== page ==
LATHROP — Juliana Denning was feeling it on Thursday night.
So were the rest of the fourth-seeded Spartans of Lathrop High in this one-sided Sac-Joaquin Section Division IV matchup with No. 5 Ripon.
Spotting up on the left wing late in the fourth quarter, the reserve center took a pass from Rylene Crull and drained her second straight jumper in as many tries.
Later, fellow senior post Annalisa Garcia made good on her only opportunity to score, banking in a mid-range attempt for the final points of the game.
Lathrop head coach Dwayne Davis threw his hands in the air, shook his head and smiled. It was that kind of night for his history-making Spartans, who pasted the Trans-Valley League champion 80-34 to reach the semifinal round as well as the CIF State Northern California Regional Championships for the first time.
“We came in today, had an early shootaround and I’m watching them nailing everything,” Davis said. “We were loose and dialed in. That’s when I knew it was our night. They played a perfect game on both ends of the floor.
“This was one of the games where all I could say as a coach was, ‘Wow.’”
“Wow” is right.
Even Ripon coach Rick Inderbitzin was impressed.
“They play so well together,” he said. “What they were doing in the open court looked real nice. They were on key. They did everything well and there was nothing we could do. What else could we do? We were off and they were the cause of that.”
It was a thoroughly-dominated game by Lathrop (22-5) from the opening tip. The Spartans were ahead 11-0 just 2 minutes, 5 seconds into the contest and 28-7 going into the second period. They then went on a 9-0 tear that helped swell the lead to 47-17 by halftime.
Myani Thornton spearheaded five Lathrop scorers in double figures with 17 points, six assists and three steals. Semajynique Steen finished with 16 points, 16 rebounds and four steals. Mary Cotton poured in 11 of her 15 points during the Spartans’ first-quarter blitz and also tallied 11 rebounds, four steals and four blocks.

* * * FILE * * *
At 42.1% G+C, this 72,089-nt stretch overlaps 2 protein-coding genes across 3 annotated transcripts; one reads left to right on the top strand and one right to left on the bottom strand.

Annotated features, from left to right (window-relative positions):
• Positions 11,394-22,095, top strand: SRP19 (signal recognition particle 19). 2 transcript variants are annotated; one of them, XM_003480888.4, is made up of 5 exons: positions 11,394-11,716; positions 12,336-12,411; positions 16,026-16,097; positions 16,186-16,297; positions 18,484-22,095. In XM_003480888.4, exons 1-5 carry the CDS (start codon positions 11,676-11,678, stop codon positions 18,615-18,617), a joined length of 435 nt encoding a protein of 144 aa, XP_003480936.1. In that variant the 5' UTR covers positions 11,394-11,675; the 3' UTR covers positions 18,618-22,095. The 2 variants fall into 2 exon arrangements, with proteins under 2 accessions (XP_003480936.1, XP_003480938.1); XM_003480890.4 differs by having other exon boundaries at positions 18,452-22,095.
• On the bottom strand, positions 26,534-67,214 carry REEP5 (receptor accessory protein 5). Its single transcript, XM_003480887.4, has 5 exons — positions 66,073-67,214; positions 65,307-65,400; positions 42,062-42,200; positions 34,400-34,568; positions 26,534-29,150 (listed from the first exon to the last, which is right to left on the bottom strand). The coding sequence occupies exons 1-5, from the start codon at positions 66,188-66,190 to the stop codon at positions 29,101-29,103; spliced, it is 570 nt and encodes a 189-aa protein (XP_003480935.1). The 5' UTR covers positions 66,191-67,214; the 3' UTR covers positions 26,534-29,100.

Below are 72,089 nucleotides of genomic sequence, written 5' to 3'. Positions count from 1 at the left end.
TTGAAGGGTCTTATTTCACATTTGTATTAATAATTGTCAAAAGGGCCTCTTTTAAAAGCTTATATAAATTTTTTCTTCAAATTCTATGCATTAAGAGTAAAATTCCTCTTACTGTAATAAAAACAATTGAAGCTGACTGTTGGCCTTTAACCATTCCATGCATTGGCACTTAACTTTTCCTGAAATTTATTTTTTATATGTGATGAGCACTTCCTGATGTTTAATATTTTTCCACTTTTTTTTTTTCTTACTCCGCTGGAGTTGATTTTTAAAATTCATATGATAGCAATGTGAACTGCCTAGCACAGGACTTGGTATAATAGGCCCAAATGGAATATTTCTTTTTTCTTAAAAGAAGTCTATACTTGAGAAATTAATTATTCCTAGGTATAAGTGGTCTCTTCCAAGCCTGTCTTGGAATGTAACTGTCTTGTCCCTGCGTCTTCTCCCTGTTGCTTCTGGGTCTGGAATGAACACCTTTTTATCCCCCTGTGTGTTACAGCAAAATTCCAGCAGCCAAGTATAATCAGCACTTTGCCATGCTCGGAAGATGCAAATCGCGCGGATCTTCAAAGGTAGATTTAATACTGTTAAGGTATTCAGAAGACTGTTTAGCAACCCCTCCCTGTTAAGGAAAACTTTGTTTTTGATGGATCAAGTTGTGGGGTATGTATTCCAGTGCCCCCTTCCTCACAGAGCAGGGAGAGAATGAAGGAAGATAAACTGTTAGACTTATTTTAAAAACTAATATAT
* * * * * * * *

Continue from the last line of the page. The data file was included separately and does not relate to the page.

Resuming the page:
Khiya Thornton chipped in 11 points, five assists and four steals. Crull added 11 points off the bench.
Steen’s put-back layup put the running clock in play with 6:36 left and Lathrop leading, 69-29.
The Spartans held an overwhelming 40-21 edge on the boards, distributed 21 assists, swiped 20 steals and forced 24 turnovers.
“We just came out more energetic than in most games where we’d come out a little slow in the first half,” Myani Thornton said. “We’re usually a third-quarter team, but we played our third quarter for the whole game.”
Lathrop’s speed, length and all-around tenacity were too much for the Indians (22-5). Sophomore standout Reina Sausedo, who came in averaging more than 20 points per game, settled for 11 points, three steals and three blocks. Tianna Sidtikun and Savannah Clark, Ripon’s second- and third-leading scorers for the season, were held without a point. Reserve center Katie Kaiser picked up some of the slack with 10 points, while fellow senior Mia Van Lewen scored six points all in the first half of her final outing for the Indians.
“We haven’t seen a team like that this season,” Sausedo said. “They play with a lot of confidence, they’re quick and it’s obvious that they’re comfortable with each other. We’re used to being confident in ourselves and pushing the ball up, but their press was really good.”
With a berth to the state playoffs already assured, Lathrop is still in the hunt for the school’s first section title — in any sport. Standing in the way is top-seeded Foothill (25-3) of Sacramento, which welcomes the Spartans next Tuesday. The Mustangs — led by UC Davis-bound guard Makaila Sanders, who is averaging 26 points — defeated No. 9 Sonora 76-63 on Thursday.
It was Foothill who knocked Lathrop out of the Division IV quarterfinals last year, 64-38.
“We came in with the mindset that for the past two years we’ve been in this same exact spot and we’ve lost,” Steen said. “Coming into this game we were really determined to win so that we can accomplish the third of our goals, which is to make it to the state playoffs.
“With that in mind and with us pushing each other, we were able to have fun. Once we started playing the way we can play we realized that we’ve done something special and we’ve gone to where we wanted to go.”